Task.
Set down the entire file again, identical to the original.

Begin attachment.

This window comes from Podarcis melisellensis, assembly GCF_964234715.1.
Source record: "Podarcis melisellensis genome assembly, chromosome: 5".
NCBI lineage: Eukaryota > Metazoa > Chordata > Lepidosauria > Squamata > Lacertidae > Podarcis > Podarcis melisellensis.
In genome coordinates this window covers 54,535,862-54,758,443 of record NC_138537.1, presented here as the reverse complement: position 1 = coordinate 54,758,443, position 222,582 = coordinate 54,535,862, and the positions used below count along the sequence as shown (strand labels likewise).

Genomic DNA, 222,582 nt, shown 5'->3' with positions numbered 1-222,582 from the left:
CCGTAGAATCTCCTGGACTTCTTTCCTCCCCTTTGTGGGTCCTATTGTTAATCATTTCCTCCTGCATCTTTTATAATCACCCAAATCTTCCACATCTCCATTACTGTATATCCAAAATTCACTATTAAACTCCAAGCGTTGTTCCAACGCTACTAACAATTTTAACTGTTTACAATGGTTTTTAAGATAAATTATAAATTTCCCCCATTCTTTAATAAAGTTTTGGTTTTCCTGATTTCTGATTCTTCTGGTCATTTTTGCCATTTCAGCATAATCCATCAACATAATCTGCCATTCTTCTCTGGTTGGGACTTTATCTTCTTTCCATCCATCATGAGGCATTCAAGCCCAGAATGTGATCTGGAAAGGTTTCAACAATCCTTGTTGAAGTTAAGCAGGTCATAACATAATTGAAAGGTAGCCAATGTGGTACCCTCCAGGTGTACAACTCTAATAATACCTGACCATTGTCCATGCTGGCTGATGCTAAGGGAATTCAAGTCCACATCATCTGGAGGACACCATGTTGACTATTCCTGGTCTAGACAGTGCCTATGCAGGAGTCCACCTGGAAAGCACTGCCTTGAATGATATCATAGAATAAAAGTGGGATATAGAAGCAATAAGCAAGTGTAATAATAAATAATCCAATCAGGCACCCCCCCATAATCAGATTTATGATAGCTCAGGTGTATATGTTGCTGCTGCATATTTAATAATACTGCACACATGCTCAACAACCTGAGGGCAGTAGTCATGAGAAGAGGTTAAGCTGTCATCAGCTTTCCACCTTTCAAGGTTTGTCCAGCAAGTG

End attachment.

This window comes from Podarcis melisellensis, assembly GCF_964234715.1.
Source record: "Podarcis melisellensis genome assembly, chromosome: 5".
NCBI lineage: Eukaryota > Metazoa > Chordata > Lepidosauria > Squamata > Lacertidae > Podarcis > Podarcis melisellensis.
In genome coordinates this window covers 54,535,862-54,758,443 of record NC_138537.1, presented here as the reverse complement: position 1 = coordinate 54,758,443, position 222,582 = coordinate 54,535,862, and the positions used below count along the sequence as shown (strand labels likewise).

Genomic DNA, 222,582 nt, shown 5'->3' with positions numbered 1-222,582 from the left:
CCGTAGAATCTCCTGGACTTCTTTCCTCCCCTTTGTGGGTCCTATTGTTAATCATTTCCTCCTGCATCTTTTATAATCACCCAAATCTTCCACATCTCCATTACTGTATATCCAAAATTCACTATTAAACTCCAAGCGTTGTTCCAACGCTACTAACAATTTTAACTGTTTACAATGGTTTTTAAGATAAATTATAAATTTCCCCCATTCTTTAATAAAGTTTTGGTTTTCCTGATTTCTGATTCTTCTGGTCATTTTTGCCATTTCAGCATAATCCATCAACATAATCTGCCATTCTTCTCTGGTTGGGACTTTATCTTCTTTCCATCCATCATGAGGCATTCAAGCCCAGAATGTGATCTGGAAAGGTTTCAACAATCCTTGTTGAAGTTAAGCAGGTCATAACATAATTGAAAGGTAGCCAATGTGGTACCCTCCAGGTGTACAACTCTAATAATACCTGACCATTGTCCATGCTGGCTGATGCTAAGGGAATTCAAGTCCACATCATCTGGAGGACACCATGTTGACTATTCCTGGTCTAGACAGTGCCTATGCAGGAGTCCACCTGGAAAGCACTGCCTTGAATGATATCATAGAATAAAAGTGGGATATAGAAGCAATAAGCAAGTGTAATAATAAATAATCCAATCAGGCACCCCCCCATAATCAGATTTATGATAGCTCAGGTGTATATGTTGCTGCTGCATATTTAATAATACTGCACACATGCTCAACAACCTGAGGGCAGTAGTCATGAGAAGAGGTTAAGCTGTCATCAGCTTTCCACCTTTCAAGGTTTGTCCAGCAAGTG